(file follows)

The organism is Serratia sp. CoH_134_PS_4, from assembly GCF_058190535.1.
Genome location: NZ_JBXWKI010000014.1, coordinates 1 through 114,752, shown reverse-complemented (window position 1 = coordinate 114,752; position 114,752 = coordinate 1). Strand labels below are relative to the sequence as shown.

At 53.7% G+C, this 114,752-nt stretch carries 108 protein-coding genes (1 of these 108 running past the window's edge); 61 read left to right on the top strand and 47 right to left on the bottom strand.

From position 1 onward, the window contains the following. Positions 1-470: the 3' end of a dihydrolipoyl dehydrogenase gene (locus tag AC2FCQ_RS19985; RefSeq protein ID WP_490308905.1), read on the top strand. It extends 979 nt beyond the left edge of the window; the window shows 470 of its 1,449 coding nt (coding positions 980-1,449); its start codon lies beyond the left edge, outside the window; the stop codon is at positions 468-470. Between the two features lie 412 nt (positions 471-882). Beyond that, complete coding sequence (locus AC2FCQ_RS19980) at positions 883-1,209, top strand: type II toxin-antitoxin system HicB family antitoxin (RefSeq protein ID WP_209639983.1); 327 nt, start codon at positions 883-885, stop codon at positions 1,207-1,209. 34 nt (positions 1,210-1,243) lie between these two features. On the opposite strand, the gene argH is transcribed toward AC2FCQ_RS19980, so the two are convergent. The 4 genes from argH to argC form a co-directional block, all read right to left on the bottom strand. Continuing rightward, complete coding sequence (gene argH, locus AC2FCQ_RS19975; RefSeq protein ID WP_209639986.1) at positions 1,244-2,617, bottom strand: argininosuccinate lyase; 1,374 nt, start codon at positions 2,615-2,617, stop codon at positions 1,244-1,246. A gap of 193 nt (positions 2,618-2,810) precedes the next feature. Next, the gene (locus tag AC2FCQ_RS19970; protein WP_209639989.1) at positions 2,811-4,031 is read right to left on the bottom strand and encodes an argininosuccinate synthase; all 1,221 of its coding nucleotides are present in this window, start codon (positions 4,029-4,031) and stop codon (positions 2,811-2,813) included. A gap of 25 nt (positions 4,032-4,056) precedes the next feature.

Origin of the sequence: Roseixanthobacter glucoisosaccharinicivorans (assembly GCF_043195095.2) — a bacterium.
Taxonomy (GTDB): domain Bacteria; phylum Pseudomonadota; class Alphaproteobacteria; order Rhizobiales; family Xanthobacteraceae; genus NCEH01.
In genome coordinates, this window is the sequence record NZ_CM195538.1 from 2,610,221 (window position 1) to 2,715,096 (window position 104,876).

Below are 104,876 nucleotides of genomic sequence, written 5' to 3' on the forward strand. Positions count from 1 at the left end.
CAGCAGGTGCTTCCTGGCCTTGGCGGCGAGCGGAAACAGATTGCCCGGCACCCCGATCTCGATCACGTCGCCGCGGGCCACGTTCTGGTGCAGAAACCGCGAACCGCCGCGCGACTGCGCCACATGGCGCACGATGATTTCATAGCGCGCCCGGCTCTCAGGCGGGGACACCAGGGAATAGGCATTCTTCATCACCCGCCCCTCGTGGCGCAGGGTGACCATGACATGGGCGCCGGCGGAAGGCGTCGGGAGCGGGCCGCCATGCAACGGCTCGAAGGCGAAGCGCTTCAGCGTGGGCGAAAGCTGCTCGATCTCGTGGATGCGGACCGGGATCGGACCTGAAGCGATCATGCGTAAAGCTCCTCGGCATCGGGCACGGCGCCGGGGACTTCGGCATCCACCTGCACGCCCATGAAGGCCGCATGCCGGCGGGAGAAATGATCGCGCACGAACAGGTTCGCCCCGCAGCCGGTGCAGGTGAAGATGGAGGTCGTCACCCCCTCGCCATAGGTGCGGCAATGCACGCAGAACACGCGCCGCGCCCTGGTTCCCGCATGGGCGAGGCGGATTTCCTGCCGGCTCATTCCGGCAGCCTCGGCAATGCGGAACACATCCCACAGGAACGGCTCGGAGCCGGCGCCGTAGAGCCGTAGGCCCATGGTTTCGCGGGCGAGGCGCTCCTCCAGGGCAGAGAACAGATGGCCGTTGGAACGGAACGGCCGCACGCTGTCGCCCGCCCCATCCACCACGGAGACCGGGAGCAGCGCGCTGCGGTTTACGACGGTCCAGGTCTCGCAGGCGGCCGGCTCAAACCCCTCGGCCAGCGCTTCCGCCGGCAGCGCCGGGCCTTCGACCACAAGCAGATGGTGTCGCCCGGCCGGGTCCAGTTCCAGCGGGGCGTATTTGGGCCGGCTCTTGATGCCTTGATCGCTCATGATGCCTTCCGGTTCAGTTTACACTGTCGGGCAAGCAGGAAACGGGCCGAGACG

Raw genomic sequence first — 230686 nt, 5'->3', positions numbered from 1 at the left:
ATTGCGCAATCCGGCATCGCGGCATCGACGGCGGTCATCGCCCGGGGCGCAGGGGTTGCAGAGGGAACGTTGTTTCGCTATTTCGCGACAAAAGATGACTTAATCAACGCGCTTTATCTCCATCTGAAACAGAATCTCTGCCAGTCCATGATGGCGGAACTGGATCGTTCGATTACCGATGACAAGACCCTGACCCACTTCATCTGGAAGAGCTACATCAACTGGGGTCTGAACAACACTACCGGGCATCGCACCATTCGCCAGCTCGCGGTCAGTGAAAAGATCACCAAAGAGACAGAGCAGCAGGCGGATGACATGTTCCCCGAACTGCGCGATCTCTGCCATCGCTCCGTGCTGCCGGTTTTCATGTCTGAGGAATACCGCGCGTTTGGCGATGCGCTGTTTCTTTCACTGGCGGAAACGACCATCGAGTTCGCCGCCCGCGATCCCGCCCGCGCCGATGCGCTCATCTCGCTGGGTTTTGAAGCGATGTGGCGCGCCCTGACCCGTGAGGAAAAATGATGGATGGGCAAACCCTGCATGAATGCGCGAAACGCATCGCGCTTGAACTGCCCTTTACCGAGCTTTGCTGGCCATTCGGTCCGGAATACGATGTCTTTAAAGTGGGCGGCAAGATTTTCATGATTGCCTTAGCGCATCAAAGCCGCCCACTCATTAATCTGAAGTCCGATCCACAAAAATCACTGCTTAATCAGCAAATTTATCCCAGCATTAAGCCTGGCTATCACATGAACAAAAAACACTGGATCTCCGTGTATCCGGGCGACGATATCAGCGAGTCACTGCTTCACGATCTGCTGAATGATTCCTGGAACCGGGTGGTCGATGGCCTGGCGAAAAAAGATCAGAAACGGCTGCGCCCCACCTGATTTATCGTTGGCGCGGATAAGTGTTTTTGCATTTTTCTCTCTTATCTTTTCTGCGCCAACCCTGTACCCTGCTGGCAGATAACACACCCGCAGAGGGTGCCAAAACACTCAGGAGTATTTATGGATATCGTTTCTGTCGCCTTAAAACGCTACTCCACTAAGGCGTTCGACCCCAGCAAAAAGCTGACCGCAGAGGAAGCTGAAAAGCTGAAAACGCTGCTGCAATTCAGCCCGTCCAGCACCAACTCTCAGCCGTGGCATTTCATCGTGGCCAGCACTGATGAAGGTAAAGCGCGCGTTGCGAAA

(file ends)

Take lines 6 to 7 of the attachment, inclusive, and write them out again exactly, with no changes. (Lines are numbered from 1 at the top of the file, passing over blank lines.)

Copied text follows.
Taxonomy (GTDB): domain Bacteria; phylum Pseudomonadota; class Alphaproteobacteria; order Rhizobiales; family Xanthobacteraceae; genus NCEH01.
In genome coordinates, this window is the sequence record NZ_CM195538.1 from 2,610,221 (window position 1) to 2,715,096 (window position 104,876).